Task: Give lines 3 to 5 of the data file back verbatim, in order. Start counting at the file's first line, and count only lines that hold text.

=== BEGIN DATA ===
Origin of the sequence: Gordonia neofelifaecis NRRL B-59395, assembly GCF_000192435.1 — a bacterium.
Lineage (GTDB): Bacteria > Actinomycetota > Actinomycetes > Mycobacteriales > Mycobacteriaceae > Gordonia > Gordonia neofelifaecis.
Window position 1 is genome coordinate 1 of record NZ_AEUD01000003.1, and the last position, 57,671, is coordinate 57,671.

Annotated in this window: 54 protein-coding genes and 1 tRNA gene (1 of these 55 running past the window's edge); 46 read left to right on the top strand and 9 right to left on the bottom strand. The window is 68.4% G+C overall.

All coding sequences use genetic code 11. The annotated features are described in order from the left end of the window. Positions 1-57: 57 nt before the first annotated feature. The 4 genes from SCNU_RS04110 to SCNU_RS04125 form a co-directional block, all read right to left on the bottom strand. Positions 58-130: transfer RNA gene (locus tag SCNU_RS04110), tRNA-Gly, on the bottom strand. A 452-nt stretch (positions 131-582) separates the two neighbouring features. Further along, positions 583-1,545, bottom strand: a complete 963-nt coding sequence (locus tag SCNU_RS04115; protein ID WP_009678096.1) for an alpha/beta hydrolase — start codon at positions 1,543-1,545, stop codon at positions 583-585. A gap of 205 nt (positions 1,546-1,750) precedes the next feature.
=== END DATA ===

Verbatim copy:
Window position 1 is genome coordinate 1 of record NZ_AEUD01000003.1, and the last position, 57,671, is coordinate 57,671.

Annotated in this window: 54 protein-coding genes and 1 tRNA gene (1 of these 55 running past the window's edge); 46 read left to right on the top strand and 9 right to left on the bottom strand. The window is 68.4% G+C overall.

All coding sequences use genetic code 11. The annotated features are described in order from the left end of the window. Positions 1-57: 57 nt before the first annotated feature. The 4 genes from SCNU_RS04110 to SCNU_RS04125 form a co-directional block, all read right to left on the bottom strand. Positions 58-130: transfer RNA gene (locus tag SCNU_RS04110), tRNA-Gly, on the bottom strand. A 452-nt stretch (positions 131-582) separates the two neighbouring features. Further along, positions 583-1,545, bottom strand: a complete 963-nt coding sequence (locus tag SCNU_RS04115; protein ID WP_009678096.1) for an alpha/beta hydrolase — start codon at positions 1,543-1,545, stop codon at positions 583-585. A gap of 205 nt (positions 1,546-1,750) precedes the next feature.